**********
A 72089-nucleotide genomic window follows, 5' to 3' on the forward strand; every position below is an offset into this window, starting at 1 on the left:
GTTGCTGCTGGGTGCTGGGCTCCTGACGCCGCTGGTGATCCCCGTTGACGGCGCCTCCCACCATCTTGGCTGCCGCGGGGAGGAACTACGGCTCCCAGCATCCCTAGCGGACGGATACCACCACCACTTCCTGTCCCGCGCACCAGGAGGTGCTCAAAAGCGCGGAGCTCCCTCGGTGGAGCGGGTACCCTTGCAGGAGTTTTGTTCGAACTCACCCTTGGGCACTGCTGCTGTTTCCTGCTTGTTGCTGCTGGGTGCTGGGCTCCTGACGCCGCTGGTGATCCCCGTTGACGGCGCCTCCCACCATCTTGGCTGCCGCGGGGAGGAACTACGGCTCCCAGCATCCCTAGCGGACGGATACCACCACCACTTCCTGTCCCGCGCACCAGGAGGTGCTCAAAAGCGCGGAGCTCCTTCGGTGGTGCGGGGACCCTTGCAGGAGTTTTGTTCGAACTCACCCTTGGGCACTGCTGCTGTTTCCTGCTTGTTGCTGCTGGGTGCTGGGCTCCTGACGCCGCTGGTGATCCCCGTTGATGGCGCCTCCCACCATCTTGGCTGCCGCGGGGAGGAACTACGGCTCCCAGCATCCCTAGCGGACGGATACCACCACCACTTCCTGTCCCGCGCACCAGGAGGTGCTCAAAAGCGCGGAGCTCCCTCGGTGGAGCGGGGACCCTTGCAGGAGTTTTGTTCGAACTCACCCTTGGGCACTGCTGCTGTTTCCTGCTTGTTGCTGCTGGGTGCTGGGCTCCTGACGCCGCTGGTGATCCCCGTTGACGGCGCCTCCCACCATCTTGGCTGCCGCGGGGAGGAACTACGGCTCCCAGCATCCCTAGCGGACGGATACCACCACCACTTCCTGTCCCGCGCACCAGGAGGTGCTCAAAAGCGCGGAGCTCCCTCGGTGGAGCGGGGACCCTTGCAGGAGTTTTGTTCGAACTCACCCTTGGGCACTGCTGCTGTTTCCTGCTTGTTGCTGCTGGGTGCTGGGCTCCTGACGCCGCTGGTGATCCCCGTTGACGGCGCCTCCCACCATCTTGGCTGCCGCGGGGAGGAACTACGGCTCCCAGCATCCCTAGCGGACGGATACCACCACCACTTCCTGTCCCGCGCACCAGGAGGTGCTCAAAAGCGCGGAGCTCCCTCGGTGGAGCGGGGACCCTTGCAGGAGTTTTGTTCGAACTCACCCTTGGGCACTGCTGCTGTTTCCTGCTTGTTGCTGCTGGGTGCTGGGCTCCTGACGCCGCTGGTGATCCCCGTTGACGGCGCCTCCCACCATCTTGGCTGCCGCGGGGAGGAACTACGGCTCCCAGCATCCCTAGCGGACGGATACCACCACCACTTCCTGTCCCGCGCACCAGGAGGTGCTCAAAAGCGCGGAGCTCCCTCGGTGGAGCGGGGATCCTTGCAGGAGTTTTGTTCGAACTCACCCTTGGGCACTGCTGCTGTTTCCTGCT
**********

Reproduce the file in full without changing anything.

A 72089-nucleotide genomic window follows, 5' to 3' on the forward strand; every position below is an offset into this window, starting at 1 on the left:
GTTGCTGCTGGGTGCTGGGCTCCTGACGCCGCTGGTGATCCCCGTTGACGGCGCCTCCCACCATCTTGGCTGCCGCGGGGAGGAACTACGGCTCCCAGCATCCCTAGCGGACGGATACCACCACCACTTCCTGTCCCGCGCACCAGGAGGTGCTCAAAAGCGCGGAGCTCCCTCGGTGGAGCGGGTACCCTTGCAGGAGTTTTGTTCGAACTCACCCTTGGGCACTGCTGCTGTTTCCTGCTTGTTGCTGCTGGGTGCTGGGCTCCTGACGCCGCTGGTGATCCCCGTTGACGGCGCCTCCCACCATCTTGGCTGCCGCGGGGAGGAACTACGGCTCCCAGCATCCCTAGCGGACGGATACCACCACCACTTCCTGTCCCGCGCACCAGGAGGTGCTCAAAAGCGCGGAGCTCCTTCGGTGGTGCGGGGACCCTTGCAGGAGTTTTGTTCGAACTCACCCTTGGGCACTGCTGCTGTTTCCTGCTTGTTGCTGCTGGGTGCTGGGCTCCTGACGCCGCTGGTGATCCCCGTTGATGGCGCCTCCCACCATCTTGGCTGCCGCGGGGAGGAACTACGGCTCCCAGCATCCCTAGCGGACGGATACCACCACCACTTCCTGTCCCGCGCACCAGGAGGTGCTCAAAAGCGCGGAGCTCCCTCGGTGGAGCGGGGACCCTTGCAGGAGTTTTGTTCGAACTCACCCTTGGGCACTGCTGCTGTTTCCTGCTTGTTGCTGCTGGGTGCTGGGCTCCTGACGCCGCTGGTGATCCCCGTTGACGGCGCCTCCCACCATCTTGGCTGCCGCGGGGAGGAACTACGGCTCCCAGCATCCCTAGCGGACGGATACCACCACCACTTCCTGTCCCGCGCACCAGGAGGTGCTCAAAAGCGCGGAGCTCCCTCGGTGGAGCGGGGACCCTTGCAGGAGTTTTGTTCGAACTCACCCTTGGGCACTGCTGCTGTTTCCTGCTTGTTGCTGCTGGGTGCTGGGCTCCTGACGCCGCTGGTGATCCCCGTTGACGGCGCCTCCCACCATCTTGGCTGCCGCGGGGAGGAACTACGGCTCCCAGCATCCCTAGCGGACGGATACCACCACCACTTCCTGTCCCGCGCACCAGGAGGTGCTCAAAAGCGCGGAGCTCCCTCGGTGGAGCGGGGACCCTTGCAGGAGTTTTGTTCGAACTCACCCTTGGGCACTGCTGCTGTTTCCTGCTTGTTGCTGCTGGGTGCTGGGCTCCTGACGCCGCTGGTGATCCCCGTTGACGGCGCCTCCCACCATCTTGGCTGCCGCGGGGAGGAACTACGGCTCCCAGCATCCCTAGCGGACGGATACCACCACCACTTCCTGTCCCGCGCACCAGGAGGTGCTCAAAAGCGCGGAGCTCCCTCGGTGGAGCGGGGATCCTTGCAGGAGTTTTGTTCGAACTCACCCTTGGGCACTGCTGCTGTTTCCTGCT